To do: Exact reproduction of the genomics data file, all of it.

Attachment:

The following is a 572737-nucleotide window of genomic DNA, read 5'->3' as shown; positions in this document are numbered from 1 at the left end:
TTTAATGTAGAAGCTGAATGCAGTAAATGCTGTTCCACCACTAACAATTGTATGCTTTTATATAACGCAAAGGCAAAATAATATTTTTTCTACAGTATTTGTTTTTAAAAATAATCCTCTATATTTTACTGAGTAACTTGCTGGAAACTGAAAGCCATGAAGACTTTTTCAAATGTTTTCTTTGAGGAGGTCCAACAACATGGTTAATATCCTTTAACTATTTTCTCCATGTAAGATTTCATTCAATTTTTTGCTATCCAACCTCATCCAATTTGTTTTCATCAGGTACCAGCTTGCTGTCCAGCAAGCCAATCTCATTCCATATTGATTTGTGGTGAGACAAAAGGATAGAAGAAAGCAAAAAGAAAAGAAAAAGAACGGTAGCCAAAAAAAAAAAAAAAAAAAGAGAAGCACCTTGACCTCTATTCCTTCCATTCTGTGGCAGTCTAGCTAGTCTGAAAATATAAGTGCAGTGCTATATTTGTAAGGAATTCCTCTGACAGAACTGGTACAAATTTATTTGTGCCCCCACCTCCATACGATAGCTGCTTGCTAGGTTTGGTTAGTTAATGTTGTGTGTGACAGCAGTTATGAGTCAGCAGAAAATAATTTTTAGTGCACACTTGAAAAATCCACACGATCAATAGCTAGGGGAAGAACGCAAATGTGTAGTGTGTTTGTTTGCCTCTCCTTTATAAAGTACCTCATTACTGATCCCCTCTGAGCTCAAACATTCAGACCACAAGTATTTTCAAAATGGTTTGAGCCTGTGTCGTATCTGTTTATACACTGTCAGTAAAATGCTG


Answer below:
The following is a 572737-nucleotide window of genomic DNA, read 5'->3' as shown; positions in this document are numbered from 1 at the left end:
TTTAATGTAGAAGCTGAATGCAGTAAATGCTGTTCCACCACTAACAATTGTATGCTTTTATATAACGCAAAGGCAAAATAATATTTTTTCTACAGTATTTGTTTTTAAAAATAATCCTCTATATTTTACTGAGTAACTTGCTGGAAACTGAAAGCCATGAAGACTTTTTCAAATGTTTTCTTTGAGGAGGTCCAACAACATGGTTAATATCCTTTAACTATTTTCTCCATGTAAGATTTCATTCAATTTTTTGCTATCCAACCTCATCCAATTTGTTTTCATCAGGTACCAGCTTGCTGTCCAGCAAGCCAATCTCATTCCATATTGATTTGTGGTGAGACAAAAGGATAGAAGAAAGCAAAAAGAAAAGAAAAAGAACGGTAGCCAAAAAAAAAAAAAAAAAAAGAGAAGCACCTTGACCTCTATTCCTTCCATTCTGTGGCAGTCTAGCTAGTCTGAAAATATAAGTGCAGTGCTATATTTGTAAGGAATTCCTCTGACAGAACTGGTACAAATTTATTTGTGCCCCCACCTCCATACGATAGCTGCTTGCTAGGTTTGGTTAGTTAATGTTGTGTGTGACAGCAGTTATGAGTCAGCAGAAAATAATTTTTAGTGCACACTTGAAAAATCCACACGATCAATAGCTAGGGGAAGAACGCAAATGTGTAGTGTGTTTGTTTGCCTCTCCTTTATAAAGTACCTCATTACTGATCCCCTCTGAGCTCAAACATTCAGACCACAAGTATTTTCAAAATGGTTTGAGCCTGTGTCGTATCTGTTTATACACTGTCAGTAAAATGCTG